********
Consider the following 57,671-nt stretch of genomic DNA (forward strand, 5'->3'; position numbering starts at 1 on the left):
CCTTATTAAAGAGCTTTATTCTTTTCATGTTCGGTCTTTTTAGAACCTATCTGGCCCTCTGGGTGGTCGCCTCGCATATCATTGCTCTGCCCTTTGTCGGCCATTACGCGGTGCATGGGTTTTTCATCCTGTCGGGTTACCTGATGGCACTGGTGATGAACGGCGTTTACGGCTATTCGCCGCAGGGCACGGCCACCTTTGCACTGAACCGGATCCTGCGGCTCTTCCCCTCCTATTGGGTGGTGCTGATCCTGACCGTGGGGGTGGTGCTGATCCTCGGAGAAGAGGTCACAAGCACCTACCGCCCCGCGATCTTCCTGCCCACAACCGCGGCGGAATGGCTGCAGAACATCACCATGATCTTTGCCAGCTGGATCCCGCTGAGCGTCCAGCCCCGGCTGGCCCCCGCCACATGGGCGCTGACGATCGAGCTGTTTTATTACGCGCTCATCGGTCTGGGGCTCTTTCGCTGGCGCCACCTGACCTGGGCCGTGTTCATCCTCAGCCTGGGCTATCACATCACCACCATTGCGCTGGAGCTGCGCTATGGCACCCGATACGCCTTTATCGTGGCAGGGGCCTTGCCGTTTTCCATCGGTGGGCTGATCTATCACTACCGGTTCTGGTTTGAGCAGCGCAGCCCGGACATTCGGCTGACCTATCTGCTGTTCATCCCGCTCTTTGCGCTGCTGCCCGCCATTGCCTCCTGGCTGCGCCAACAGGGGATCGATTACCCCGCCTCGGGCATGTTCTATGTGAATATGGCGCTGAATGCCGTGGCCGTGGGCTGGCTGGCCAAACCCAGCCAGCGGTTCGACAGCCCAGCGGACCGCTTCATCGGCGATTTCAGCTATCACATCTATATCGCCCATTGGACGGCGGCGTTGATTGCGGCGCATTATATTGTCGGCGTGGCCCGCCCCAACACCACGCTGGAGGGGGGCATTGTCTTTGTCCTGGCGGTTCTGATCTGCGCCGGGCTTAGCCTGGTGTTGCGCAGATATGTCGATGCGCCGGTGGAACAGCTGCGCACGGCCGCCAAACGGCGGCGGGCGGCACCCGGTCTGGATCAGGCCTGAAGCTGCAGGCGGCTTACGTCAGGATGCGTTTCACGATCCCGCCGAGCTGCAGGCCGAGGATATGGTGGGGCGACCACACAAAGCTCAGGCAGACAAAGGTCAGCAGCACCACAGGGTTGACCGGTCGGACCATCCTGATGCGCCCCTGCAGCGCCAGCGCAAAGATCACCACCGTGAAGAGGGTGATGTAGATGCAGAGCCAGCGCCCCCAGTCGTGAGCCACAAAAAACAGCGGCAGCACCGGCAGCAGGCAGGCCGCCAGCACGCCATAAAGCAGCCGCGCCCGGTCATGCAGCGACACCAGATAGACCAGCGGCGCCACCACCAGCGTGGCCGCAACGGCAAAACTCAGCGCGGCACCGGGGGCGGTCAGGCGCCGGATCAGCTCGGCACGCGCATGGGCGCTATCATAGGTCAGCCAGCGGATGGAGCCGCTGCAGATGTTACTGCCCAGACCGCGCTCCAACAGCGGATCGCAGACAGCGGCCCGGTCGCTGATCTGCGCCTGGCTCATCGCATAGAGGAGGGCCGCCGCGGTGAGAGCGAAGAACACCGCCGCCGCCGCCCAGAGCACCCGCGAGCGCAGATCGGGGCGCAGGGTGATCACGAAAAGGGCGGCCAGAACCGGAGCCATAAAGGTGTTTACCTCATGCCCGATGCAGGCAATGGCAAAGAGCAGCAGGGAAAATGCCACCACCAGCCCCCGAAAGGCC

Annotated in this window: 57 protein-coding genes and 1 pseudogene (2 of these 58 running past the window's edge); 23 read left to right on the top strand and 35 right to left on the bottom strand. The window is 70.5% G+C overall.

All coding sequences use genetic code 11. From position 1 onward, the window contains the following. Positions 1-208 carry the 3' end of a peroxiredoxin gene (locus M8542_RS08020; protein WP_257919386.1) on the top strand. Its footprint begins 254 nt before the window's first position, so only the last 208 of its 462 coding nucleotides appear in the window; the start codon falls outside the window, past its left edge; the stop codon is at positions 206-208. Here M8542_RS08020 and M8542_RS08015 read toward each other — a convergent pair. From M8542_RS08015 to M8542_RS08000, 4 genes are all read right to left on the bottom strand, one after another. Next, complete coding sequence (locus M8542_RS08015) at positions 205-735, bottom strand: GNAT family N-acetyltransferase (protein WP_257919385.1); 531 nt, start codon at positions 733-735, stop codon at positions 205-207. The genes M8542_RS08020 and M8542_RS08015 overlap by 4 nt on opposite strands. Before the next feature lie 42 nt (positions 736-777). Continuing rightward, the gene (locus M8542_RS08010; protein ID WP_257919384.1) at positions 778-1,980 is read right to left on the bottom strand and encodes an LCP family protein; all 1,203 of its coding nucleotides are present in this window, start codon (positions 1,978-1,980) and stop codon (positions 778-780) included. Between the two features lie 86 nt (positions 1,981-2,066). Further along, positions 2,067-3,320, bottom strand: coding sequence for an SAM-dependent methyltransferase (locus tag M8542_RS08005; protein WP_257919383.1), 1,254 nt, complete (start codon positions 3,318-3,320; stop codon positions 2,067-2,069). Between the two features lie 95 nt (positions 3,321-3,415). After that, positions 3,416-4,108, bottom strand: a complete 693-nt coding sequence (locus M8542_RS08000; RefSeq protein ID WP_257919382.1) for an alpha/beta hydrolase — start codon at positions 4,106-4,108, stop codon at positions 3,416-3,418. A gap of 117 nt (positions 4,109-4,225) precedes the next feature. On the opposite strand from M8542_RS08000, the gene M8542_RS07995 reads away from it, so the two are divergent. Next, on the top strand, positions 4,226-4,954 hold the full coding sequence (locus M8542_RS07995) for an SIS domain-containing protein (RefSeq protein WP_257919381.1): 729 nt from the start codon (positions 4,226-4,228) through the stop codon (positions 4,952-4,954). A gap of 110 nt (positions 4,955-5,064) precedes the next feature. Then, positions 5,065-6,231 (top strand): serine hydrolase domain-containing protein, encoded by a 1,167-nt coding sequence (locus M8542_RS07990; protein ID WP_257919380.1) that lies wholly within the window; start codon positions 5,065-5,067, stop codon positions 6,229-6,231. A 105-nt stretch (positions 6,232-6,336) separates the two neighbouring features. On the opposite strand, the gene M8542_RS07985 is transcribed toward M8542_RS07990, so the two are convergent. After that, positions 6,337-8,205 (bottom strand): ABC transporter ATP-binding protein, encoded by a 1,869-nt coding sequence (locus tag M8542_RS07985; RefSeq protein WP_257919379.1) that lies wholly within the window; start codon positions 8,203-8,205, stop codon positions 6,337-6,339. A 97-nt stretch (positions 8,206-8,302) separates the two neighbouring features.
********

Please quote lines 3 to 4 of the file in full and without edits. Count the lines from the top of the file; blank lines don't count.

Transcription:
Annotated in this window: 57 protein-coding genes and 1 pseudogene (2 of these 58 running past the window's edge); 23 read left to right on the top strand and 35 right to left on the bottom strand. The window is 70.5% G+C overall.

All coding sequences use genetic code 11. From position 1 onward, the window contains the following. Positions 1-208 carry the 3' end of a peroxiredoxin gene (locus M8542_RS08020; protein WP_257919386.1) on the top strand. Its footprint begins 254 nt before the window's first position, so only the last 208 of its 462 coding nucleotides appear in the window; the start codon falls outside the window, past its left edge; the stop codon is at positions 206-208. Here M8542_RS08020 and M8542_RS08015 read toward each other — a convergent pair. From M8542_RS08015 to M8542_RS08000, 4 genes are all read right to left on the bottom strand, one after another. Next, complete coding sequence (locus M8542_RS08015) at positions 205-735, bottom strand: GNAT family N-acetyltransferase (protein WP_257919385.1); 531 nt, start codon at positions 733-735, stop codon at positions 205-207. The genes M8542_RS08020 and M8542_RS08015 overlap by 4 nt on opposite strands. Before the next feature lie 42 nt (positions 736-777). Continuing rightward, the gene (locus M8542_RS08010; protein ID WP_257919384.1) at positions 778-1,980 is read right to left on the bottom strand and encodes an LCP family protein; all 1,203 of its coding nucleotides are present in this window, start codon (positions 1,978-1,980) and stop codon (positions 778-780) included. Between the two features lie 86 nt (positions 1,981-2,066). Further along, positions 2,067-3,320, bottom strand: coding sequence for an SAM-dependent methyltransferase (locus tag M8542_RS08005; protein WP_257919383.1), 1,254 nt, complete (start codon positions 3,318-3,320; stop codon positions 2,067-2,069). Between the two features lie 95 nt (positions 3,321-3,415). After that, positions 3,416-4,108, bottom strand: a complete 693-nt coding sequence (locus M8542_RS08000; RefSeq protein ID WP_257919382.1) for an alpha/beta hydrolase — start codon at positions 4,106-4,108, stop codon at positions 3,416-3,418. A gap of 117 nt (positions 4,109-4,225) precedes the next feature. On the opposite strand from M8542_RS08000, the gene M8542_RS07995 reads away from it, so the two are divergent. Next, on the top strand, positions 4,226-4,954 hold the full coding sequence (locus M8542_RS07995) for an SIS domain-containing protein (RefSeq protein WP_257919381.1): 729 nt from the start codon (positions 4,226-4,228) through the stop codon (positions 4,952-4,954). A gap of 110 nt (positions 4,955-5,064) precedes the next feature. Then, positions 5,065-6,231 (top strand): serine hydrolase domain-containing protein, encoded by a 1,167-nt coding sequence (locus M8542_RS07990; protein ID WP_257919380.1) that lies wholly within the window; start codon positions 5,065-5,067, stop codon positions 6,229-6,231. A 105-nt stretch (positions 6,232-6,336) separates the two neighbouring features. On the opposite strand, the gene M8542_RS07985 is transcribed toward M8542_RS07990, so the two are convergent. After that, positions 6,337-8,205 (bottom strand): ABC transporter ATP-binding protein, encoded by a 1,869-nt coding sequence (locus tag M8542_RS07985; RefSeq protein WP_257919379.1) that lies wholly within the window; start codon positions 8,203-8,205, stop codon positions 6,337-6,339. A 97-nt stretch (positions 8,206-8,302) separates the two neighbouring features.